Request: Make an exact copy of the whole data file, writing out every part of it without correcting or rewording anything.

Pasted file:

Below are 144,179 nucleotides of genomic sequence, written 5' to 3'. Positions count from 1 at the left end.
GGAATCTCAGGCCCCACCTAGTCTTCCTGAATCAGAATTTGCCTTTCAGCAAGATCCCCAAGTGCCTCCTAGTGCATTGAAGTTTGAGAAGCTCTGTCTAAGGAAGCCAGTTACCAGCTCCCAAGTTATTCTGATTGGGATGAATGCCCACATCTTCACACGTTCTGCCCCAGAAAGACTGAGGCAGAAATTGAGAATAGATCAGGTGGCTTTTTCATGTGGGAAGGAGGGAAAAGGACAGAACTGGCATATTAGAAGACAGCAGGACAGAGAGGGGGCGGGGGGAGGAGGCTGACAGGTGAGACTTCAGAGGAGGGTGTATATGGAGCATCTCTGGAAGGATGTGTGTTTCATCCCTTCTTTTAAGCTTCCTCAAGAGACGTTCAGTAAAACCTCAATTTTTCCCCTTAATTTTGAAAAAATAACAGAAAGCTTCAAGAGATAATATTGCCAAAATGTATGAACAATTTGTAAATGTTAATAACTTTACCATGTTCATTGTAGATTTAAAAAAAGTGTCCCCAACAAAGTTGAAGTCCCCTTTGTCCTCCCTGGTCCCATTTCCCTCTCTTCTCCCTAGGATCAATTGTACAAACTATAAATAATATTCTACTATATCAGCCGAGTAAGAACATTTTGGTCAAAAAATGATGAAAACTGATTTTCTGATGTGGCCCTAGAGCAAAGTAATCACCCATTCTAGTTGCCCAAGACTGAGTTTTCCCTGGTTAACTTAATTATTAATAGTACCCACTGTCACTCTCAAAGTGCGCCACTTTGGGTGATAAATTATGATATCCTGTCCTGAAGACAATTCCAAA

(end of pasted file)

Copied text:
Below are 144,179 nucleotides of genomic sequence, written 5' to 3'. Positions count from 1 at the left end.
GGAATCTCAGGCCCCACCTAGTCTTCCTGAATCAGAATTTGCCTTTCAGCAAGATCCCCAAGTGCCTCCTAGTGCATTGAAGTTTGAGAAGCTCTGTCTAAGGAAGCCAGTTACCAGCTCCCAAGTTATTCTGATTGGGATGAATGCCCACATCTTCACACGTTCTGCCCCAGAAAGACTGAGGCAGAAATTGAGAATAGATCAGGTGGCTTTTTCATGTGGGAAGGAGGGAAAAGGACAGAACTGGCATATTAGAAGACAGCAGGACAGAGAGGGGGCGGGGGGAGGAGGCTGACAGGTGAGACTTCAGAGGAGGGTGTATATGGAGCATCTCTGGAAGGATGTGTGTTTCATCCCTTCTTTTAAGCTTCCTCAAGAGACGTTCAGTAAAACCTCAATTTTTCCCCTTAATTTTGAAAAAATAACAGAAAGCTTCAAGAGATAATATTGCCAAAATGTATGAACAATTTGTAAATGTTAATAACTTTACCATGTTCATTGTAGATTTAAAAAAAGTGTCCCCAACAAAGTTGAAGTCCCCTTTGTCCTCCCTGGTCCCATTTCCCTCTCTTCTCCCTAGGATCAATTGTACAAACTATAAATAATATTCTACTATATCAGCCGAGTAAGAACATTTTGGTCAAAAAATGATGAAAACTGATTTTCTGATGTGGCCCTAGAGCAAAGTAATCACCCATTCTAGTTGCCCAAGACTGAGTTTTCCCTGGTTAACTTAATTATTAATAGTACCCACTGTCACTCTCAAAGTGCGCCACTTTGGGTGATAAATTATGATATCCTGTCCTGAAGACAATTCCAAA